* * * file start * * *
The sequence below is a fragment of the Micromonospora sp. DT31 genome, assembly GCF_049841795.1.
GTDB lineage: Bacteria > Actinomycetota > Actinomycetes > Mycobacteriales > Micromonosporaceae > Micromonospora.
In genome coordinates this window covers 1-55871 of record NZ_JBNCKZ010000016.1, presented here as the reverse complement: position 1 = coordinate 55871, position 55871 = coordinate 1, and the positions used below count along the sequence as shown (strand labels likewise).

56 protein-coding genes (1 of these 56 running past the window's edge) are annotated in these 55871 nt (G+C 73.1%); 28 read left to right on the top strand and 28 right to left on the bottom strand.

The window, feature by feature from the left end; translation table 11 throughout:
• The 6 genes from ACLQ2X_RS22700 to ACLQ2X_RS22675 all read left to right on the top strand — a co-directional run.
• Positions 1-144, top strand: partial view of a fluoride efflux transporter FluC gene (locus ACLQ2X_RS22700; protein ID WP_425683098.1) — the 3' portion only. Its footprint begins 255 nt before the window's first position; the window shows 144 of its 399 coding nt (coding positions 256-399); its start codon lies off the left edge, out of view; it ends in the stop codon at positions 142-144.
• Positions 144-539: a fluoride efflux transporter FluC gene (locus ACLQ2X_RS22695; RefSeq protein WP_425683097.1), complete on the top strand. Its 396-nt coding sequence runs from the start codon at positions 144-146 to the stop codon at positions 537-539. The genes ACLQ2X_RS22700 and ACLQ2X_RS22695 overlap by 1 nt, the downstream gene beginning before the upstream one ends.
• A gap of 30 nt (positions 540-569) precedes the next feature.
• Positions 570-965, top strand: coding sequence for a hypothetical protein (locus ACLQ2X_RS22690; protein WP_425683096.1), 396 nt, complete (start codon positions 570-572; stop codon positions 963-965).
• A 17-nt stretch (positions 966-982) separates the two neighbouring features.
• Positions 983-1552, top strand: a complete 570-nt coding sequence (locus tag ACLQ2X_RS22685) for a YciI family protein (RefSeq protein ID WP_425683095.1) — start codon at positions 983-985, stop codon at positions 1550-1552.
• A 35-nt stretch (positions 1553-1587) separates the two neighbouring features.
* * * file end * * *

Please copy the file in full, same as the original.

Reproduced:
The sequence below is a fragment of the Micromonospora sp. DT31 genome, assembly GCF_049841795.1.
GTDB lineage: Bacteria > Actinomycetota > Actinomycetes > Mycobacteriales > Micromonosporaceae > Micromonospora.
In genome coordinates this window covers 1-55871 of record NZ_JBNCKZ010000016.1, presented here as the reverse complement: position 1 = coordinate 55871, position 55871 = coordinate 1, and the positions used below count along the sequence as shown (strand labels likewise).

56 protein-coding genes (1 of these 56 running past the window's edge) are annotated in these 55871 nt (G+C 73.1%); 28 read left to right on the top strand and 28 right to left on the bottom strand.

The window, feature by feature from the left end; translation table 11 throughout:
• The 6 genes from ACLQ2X_RS22700 to ACLQ2X_RS22675 all read left to right on the top strand — a co-directional run.
• Positions 1-144, top strand: partial view of a fluoride efflux transporter FluC gene (locus ACLQ2X_RS22700; protein ID WP_425683098.1) — the 3' portion only. Its footprint begins 255 nt before the window's first position; the window shows 144 of its 399 coding nt (coding positions 256-399); its start codon lies off the left edge, out of view; it ends in the stop codon at positions 142-144.
• Positions 144-539: a fluoride efflux transporter FluC gene (locus ACLQ2X_RS22695; RefSeq protein WP_425683097.1), complete on the top strand. Its 396-nt coding sequence runs from the start codon at positions 144-146 to the stop codon at positions 537-539. The genes ACLQ2X_RS22700 and ACLQ2X_RS22695 overlap by 1 nt, the downstream gene beginning before the upstream one ends.
• A gap of 30 nt (positions 540-569) precedes the next feature.
• Positions 570-965, top strand: coding sequence for a hypothetical protein (locus ACLQ2X_RS22690; protein WP_425683096.1), 396 nt, complete (start codon positions 570-572; stop codon positions 963-965).
• A 17-nt stretch (positions 966-982) separates the two neighbouring features.
• Positions 983-1552, top strand: a complete 570-nt coding sequence (locus tag ACLQ2X_RS22685) for a YciI family protein (RefSeq protein ID WP_425683095.1) — start codon at positions 983-985, stop codon at positions 1550-1552.
• A 35-nt stretch (positions 1553-1587) separates the two neighbouring features.